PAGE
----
​ ​ ​ ​ Is there any C Compiler (free or paid) for PICAXE ?
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Thread: Is there any C Compiler (free or paid) for PICAXE ?

  1. #1
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    Default Is there any C Compiler (free or paid) for PICAXE ?

    Is there any C Compiler (free or paid) for PICAXE ?

  2. #2
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    Not that I am aware of.
    westaust55

    Hey Hamlet, 2B OR NOT 2B = $FF

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    Why would anyone convert Basic into "C"?
    - Tex
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  4. #4
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    No, there is no known C compiler for PICAXE.

    The best one could do is automatically translate C to PICAXE Basic and compile that. That would allow only a limited subset of C which many would say could not really be called C and would likely not deliver whatever it was hoped using C would provide for.

    Something could probably be done but the limitations and effort involved would probably outweigh any gains it could offer.

    If you have some code in C you would like to port to PICAXE Basic, members here will likely be able to help with that if it is not too complicated or too much, will at least be able to offer suggestions for how such porting should best be approached.

  5. #5

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    Here is what I did FWIW:

    For about $50, you can buy a PICKIT 3 programmer...this is the Flash Programmer necessary to put code onto "raw" PIC chips (not PICAXE). From there, you can download (for Free) Microchip's "MPLAB-X" and the "XC-8" compiler (MPLAB-X is the development environment, and XC-8 is the C-compiler for 8-bit micros). Then, I found a program called, "Tiny PIC Bootloader" or something along those lines...it's a small serial bootloader that you can flash onto a raw PIC with the PICKIT3. Once that's done, you have a PIC chip that has a serial bootloader (similar to PICAXE) which you can load with FTDI cables. Then, you can write your code in C using MPLAB...compile it, and use the bootloader program to push that compiled code to the chip.

    You lose all the ease and abstraction from hardware that PICAXE provides, but you can program in C, and start to learn a little more about the bare-metal of the chip.

    I will say, the PICAXE support community is unmatched out there...when you go on the Microchip forum and ask a question, you'd better gird yourself for some rude (and unhelpful) answers...but again, it forces you to get into the datasheets, and see what makes these chips (and even the PICAXE) tick!

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    Great Cow Basic compiles pic and avr to hex which is faster than arduino c, https://sourceforge.net/p/gcbasic/bl...eat-cow-basic/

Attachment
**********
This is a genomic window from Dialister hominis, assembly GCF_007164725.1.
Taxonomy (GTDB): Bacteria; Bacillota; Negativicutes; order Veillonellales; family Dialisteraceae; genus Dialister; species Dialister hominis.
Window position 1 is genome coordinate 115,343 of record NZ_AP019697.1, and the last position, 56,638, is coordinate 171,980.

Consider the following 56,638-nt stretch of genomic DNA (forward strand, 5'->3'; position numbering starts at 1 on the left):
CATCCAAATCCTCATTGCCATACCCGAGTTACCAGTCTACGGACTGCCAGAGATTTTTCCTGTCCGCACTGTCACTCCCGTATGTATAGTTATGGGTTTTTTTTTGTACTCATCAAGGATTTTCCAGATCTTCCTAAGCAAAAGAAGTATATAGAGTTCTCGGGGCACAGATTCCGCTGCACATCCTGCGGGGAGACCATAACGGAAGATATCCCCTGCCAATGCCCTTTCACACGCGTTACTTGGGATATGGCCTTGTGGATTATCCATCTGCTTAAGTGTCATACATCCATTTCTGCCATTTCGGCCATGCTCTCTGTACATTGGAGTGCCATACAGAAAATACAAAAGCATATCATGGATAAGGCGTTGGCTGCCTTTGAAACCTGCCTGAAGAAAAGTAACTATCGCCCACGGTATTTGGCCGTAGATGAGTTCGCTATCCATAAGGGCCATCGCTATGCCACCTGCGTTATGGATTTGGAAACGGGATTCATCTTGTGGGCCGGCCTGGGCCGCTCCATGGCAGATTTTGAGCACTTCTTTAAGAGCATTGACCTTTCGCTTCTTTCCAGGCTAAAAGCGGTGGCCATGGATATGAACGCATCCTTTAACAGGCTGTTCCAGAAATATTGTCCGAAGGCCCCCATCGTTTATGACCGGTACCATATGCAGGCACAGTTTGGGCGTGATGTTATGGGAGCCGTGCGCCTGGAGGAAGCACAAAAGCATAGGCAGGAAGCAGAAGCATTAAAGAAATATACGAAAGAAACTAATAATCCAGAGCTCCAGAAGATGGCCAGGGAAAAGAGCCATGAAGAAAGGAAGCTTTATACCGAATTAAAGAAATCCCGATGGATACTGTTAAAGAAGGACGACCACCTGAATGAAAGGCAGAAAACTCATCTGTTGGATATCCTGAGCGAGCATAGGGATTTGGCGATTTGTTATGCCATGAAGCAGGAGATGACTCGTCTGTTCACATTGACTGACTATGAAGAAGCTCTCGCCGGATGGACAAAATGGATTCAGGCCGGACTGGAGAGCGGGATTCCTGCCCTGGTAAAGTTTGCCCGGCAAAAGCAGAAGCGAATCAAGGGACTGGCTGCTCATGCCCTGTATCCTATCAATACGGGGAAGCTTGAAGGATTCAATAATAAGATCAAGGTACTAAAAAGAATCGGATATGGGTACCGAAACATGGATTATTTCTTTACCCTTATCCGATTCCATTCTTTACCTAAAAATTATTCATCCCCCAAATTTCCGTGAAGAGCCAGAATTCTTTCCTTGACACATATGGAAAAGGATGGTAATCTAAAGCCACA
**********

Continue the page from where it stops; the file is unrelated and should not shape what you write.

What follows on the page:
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    Why would anyone convert Basic into "C"?........ speed?

  8. #8

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    Quote Originally Posted by stan74 View Post
    Why would anyone convert Basic into "C"?........ speed?
    I don't think OP is looking to convert Basic into C, I think OP is asking if there is a C programming environment for PICAXE.

    *Edit: Stan, I see you were just answering a question from above.
    Last edited by bpowell; 26-05-2017 at 22:13.

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    Quote Originally Posted by stan74 View Post
    Great Cow Basic compiles pic and avr to hex which is faster than arduino c, https://sourceforge.net/p/gcbasic/bl...eat-cow-basic/
    Well maybe, although the author of the video has a poor grasp of basic sums. The examples given that a basic compiler was "3 times, well almost" than an Arduino (C\C++) program. It was actually 2.43 times faster so a little more than two times faster.

    However its been said many times on here that how fast a program runs is often not a significant issue, its ease of use and simplified development that predominates.

    Great Cow Basic does initially sound attractive, its free, a complier so it should be fast, but easy to use ? Well not in my experience. I decided to try and do a complied version of a simple watchdog program I had for a 08M2 (12F1840). I eventually got it working, but it was a struggle and only after I corrected an error in the Great Cow Basic .dat file that was the definition for the particular PIC. Beginners stuff it was not.
    Last edited by srnet; 26-05-2017 at 23:37.
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    Quote Originally Posted by srnet View Post
    However its been said many times on here that how fast a proram runs is often not a significant issue, its ease of use and simplified development that predominates.
    You hit the nail on the head with that statement Sir..

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